Family and friends remember brave four-year-old, George Radcliffe
A little boy who smiled and danced his way through treatment for a rare form of cancer has lost his brave battle with the disease.
Four-year-old George Radcliffe, who lived with his parents Lisa and David in Isleham, died at the East Anglian Children’s Hospice at Milton on October 14, just 18 months after he was diagnosed with rhabdomyosarcoma (RMS).
George underwent nine rounds of chemotherapy, aggressive surgery and weeks of daily radiotherapy, but in May this year the disease returned
“The hospital appointments stopped and we were gently passed to the hospice at Milton for ongoing care,” said Lisa.
“George smiled and danced his way through his treatment, bouncing back from the challenges and showing incredible strength which resonated with all who met him.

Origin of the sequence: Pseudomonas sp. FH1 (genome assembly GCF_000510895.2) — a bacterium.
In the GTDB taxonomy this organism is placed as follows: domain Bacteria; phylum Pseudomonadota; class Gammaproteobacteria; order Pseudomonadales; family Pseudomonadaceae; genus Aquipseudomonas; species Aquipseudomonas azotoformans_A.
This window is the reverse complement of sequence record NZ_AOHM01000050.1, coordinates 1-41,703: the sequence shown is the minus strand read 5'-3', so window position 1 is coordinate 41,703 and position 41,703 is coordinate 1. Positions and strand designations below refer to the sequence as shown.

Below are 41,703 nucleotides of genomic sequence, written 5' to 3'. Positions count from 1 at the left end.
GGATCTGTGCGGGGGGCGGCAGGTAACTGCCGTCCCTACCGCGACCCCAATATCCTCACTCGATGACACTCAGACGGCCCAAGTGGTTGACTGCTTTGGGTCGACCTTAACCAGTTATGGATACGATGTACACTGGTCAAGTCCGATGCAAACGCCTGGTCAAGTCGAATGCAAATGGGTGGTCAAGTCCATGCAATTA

“He was very loved,” added Lisa.
George’s funeral was held at Isleham Parish Church on Friday and was followed by a Memory Walk around Chippenham Park for family and friends to come together and share their memories of George. On the previous day, George’s parents and close friend Katie Bullen took the difficult decision to go ahead with a big play date, arranged some time ago for half-term, to provide a morning of fun and games for children including some from the reception class at the village primary school which George had joined in September.
Hundreds of children and their parents turned up at The Beeches Community Centre in Isleham to enjoy activities including face painting and hair braiding along with stalls, a raffle, cake sale and refreshments.
The event raised £5,730 which will give a boost to the Just George page set up on the Children’s Cancer and Leukaemia Group (CCLG) site at specialnamedfunds.cclg.org.uk/just-george to raise funds specifically for research into RMS.
“If this fund could go any way towards helping other families battling this horrendous disease then George’s incredible fight will have been for something,” said his mother.
“It could have been a very sad occasion,” said Katie, “but many of the children were too young to understand and people who knew him were able to remember a joyful, wonderful little boy.”